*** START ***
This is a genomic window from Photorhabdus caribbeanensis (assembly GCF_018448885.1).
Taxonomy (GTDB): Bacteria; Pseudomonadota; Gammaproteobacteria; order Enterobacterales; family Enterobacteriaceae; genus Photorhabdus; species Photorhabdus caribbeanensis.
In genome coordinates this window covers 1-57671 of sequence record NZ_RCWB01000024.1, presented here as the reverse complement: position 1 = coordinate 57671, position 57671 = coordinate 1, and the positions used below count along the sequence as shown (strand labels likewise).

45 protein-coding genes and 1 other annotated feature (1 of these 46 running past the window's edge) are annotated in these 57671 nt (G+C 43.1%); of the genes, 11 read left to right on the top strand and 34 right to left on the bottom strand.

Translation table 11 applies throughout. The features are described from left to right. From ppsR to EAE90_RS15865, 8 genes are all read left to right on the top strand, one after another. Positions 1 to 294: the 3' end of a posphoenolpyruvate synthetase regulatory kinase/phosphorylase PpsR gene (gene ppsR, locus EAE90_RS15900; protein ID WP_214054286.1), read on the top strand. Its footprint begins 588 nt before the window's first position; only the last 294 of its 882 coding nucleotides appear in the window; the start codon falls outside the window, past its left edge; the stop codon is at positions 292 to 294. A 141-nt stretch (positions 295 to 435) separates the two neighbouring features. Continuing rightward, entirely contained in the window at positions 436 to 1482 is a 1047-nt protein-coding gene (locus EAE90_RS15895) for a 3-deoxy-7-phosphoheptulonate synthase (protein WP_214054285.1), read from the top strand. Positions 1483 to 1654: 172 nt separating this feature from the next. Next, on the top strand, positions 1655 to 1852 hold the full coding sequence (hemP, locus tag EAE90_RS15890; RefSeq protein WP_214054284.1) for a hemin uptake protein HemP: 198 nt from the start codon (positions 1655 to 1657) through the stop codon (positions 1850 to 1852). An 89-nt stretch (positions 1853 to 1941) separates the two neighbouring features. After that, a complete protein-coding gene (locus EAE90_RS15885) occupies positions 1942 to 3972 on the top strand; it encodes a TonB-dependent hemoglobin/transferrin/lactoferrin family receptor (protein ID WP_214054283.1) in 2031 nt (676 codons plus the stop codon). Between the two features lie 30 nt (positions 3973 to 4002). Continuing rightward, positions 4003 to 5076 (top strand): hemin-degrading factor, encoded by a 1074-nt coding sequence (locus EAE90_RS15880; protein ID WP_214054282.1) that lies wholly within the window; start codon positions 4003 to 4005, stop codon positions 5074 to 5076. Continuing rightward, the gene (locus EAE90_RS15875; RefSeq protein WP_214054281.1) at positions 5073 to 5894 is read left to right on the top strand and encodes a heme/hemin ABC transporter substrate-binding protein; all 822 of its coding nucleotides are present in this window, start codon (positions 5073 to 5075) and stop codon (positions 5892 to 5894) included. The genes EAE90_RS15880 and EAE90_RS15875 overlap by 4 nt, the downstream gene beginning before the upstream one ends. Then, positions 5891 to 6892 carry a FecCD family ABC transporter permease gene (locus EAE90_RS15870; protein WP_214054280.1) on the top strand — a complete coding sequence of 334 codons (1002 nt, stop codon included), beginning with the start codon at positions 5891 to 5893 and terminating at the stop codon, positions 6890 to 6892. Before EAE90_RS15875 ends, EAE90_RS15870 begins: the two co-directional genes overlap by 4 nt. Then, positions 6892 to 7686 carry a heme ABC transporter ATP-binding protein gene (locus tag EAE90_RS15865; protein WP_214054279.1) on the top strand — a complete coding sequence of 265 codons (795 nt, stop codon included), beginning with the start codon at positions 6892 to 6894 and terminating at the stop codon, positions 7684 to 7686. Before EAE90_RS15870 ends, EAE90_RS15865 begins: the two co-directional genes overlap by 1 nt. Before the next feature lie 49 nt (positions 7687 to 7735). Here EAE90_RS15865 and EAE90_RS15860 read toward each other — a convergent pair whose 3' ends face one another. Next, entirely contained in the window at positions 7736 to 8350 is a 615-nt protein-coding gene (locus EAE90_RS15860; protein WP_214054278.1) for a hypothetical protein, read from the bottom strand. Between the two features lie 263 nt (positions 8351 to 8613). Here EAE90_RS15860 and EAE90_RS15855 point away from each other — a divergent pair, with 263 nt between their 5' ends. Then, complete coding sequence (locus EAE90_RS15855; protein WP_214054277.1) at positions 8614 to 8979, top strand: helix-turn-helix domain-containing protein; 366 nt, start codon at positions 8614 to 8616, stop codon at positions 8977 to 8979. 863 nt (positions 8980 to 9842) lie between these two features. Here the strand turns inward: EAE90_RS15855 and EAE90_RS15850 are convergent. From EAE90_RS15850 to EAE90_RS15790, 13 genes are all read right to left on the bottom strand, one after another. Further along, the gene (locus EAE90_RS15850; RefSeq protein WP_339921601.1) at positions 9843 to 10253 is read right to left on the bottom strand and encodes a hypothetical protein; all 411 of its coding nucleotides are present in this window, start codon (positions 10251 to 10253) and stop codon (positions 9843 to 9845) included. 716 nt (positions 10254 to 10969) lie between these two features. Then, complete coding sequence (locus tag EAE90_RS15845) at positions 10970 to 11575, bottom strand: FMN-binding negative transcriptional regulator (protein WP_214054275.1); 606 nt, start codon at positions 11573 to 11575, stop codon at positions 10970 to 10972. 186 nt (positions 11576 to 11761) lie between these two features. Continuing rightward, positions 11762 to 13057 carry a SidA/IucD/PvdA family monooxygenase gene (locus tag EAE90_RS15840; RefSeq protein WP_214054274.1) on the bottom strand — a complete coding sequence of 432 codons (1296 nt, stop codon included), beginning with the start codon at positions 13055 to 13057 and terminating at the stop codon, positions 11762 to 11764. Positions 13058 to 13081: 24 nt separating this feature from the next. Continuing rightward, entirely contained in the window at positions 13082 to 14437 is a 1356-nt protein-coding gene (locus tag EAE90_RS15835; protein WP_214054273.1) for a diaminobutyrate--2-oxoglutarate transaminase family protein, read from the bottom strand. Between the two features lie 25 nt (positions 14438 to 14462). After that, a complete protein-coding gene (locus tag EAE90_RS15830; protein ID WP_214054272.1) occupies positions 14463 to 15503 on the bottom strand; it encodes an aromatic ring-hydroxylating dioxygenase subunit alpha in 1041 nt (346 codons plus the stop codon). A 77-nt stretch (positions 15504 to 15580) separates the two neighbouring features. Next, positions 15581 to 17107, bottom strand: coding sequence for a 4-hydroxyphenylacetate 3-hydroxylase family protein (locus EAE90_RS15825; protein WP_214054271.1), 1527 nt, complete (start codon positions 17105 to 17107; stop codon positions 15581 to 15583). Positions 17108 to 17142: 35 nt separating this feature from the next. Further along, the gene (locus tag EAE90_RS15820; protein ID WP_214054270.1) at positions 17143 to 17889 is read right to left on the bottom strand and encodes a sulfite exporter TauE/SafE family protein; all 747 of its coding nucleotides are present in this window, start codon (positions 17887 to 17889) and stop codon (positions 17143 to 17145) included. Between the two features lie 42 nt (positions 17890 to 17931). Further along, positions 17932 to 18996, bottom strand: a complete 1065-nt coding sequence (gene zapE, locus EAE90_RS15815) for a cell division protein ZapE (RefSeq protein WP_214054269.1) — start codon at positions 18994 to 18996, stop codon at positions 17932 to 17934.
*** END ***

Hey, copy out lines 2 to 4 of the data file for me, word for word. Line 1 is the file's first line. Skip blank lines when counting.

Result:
Taxonomy (GTDB): Bacteria; Pseudomonadota; Gammaproteobacteria; order Enterobacterales; family Enterobacteriaceae; genus Photorhabdus; species Photorhabdus caribbeanensis.
In genome coordinates this window covers 1-57671 of sequence record NZ_RCWB01000024.1, presented here as the reverse complement: position 1 = coordinate 57671, position 57671 = coordinate 1, and the positions used below count along the sequence as shown (strand labels likewise).

45 protein-coding genes and 1 other annotated feature (1 of these 46 running past the window's edge) are annotated in these 57671 nt (G+C 43.1%); of the genes, 11 read left to right on the top strand and 34 right to left on the bottom strand.